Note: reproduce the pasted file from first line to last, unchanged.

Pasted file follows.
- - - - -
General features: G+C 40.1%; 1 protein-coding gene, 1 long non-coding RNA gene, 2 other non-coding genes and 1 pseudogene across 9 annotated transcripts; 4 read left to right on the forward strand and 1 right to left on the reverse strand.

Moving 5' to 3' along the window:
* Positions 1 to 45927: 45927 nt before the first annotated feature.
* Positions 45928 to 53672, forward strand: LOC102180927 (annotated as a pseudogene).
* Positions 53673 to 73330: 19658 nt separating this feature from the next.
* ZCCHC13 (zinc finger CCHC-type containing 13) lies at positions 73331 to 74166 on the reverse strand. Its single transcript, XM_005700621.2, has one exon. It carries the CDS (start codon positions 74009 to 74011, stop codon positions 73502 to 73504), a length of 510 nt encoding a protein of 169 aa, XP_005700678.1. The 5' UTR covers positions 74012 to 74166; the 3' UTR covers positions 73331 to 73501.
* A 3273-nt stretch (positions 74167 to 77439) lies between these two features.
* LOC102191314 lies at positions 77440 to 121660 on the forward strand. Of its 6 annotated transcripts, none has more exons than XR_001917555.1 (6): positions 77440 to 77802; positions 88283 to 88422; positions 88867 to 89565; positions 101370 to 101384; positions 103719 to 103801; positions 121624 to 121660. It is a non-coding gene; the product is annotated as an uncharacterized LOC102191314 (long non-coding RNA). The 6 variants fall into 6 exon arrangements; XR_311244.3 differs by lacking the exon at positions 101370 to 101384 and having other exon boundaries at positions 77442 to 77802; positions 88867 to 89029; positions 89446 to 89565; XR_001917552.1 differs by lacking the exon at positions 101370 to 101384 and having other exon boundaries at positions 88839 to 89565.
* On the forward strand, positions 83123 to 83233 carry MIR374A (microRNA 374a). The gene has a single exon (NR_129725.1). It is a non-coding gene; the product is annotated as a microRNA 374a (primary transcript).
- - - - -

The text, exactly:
General features: G+C 40.1%; 1 protein-coding gene, 1 long non-coding RNA gene, 2 other non-coding genes and 1 pseudogene across 9 annotated transcripts; 4 read left to right on the forward strand and 1 right to left on the reverse strand.

Moving 5' to 3' along the window:
* Positions 1 to 45927: 45927 nt before the first annotated feature.
* Positions 45928 to 53672, forward strand: LOC102180927 (annotated as a pseudogene).
* Positions 53673 to 73330: 19658 nt separating this feature from the next.
* ZCCHC13 (zinc finger CCHC-type containing 13) lies at positions 73331 to 74166 on the reverse strand. Its single transcript, XM_005700621.2, has one exon. It carries the CDS (start codon positions 74009 to 74011, stop codon positions 73502 to 73504), a length of 510 nt encoding a protein of 169 aa, XP_005700678.1. The 5' UTR covers positions 74012 to 74166; the 3' UTR covers positions 73331 to 73501.
* A 3273-nt stretch (positions 74167 to 77439) lies between these two features.
* LOC102191314 lies at positions 77440 to 121660 on the forward strand. Of its 6 annotated transcripts, none has more exons than XR_001917555.1 (6): positions 77440 to 77802; positions 88283 to 88422; positions 88867 to 89565; positions 101370 to 101384; positions 103719 to 103801; positions 121624 to 121660. It is a non-coding gene; the product is annotated as an uncharacterized LOC102191314 (long non-coding RNA). The 6 variants fall into 6 exon arrangements; XR_311244.3 differs by lacking the exon at positions 101370 to 101384 and having other exon boundaries at positions 77442 to 77802; positions 88867 to 89029; positions 89446 to 89565; XR_001917552.1 differs by lacking the exon at positions 101370 to 101384 and having other exon boundaries at positions 88839 to 89565.
* On the forward strand, positions 83123 to 83233 carry MIR374A (microRNA 374a). The gene has a single exon (NR_129725.1). It is a non-coding gene; the product is annotated as a microRNA 374a (primary transcript).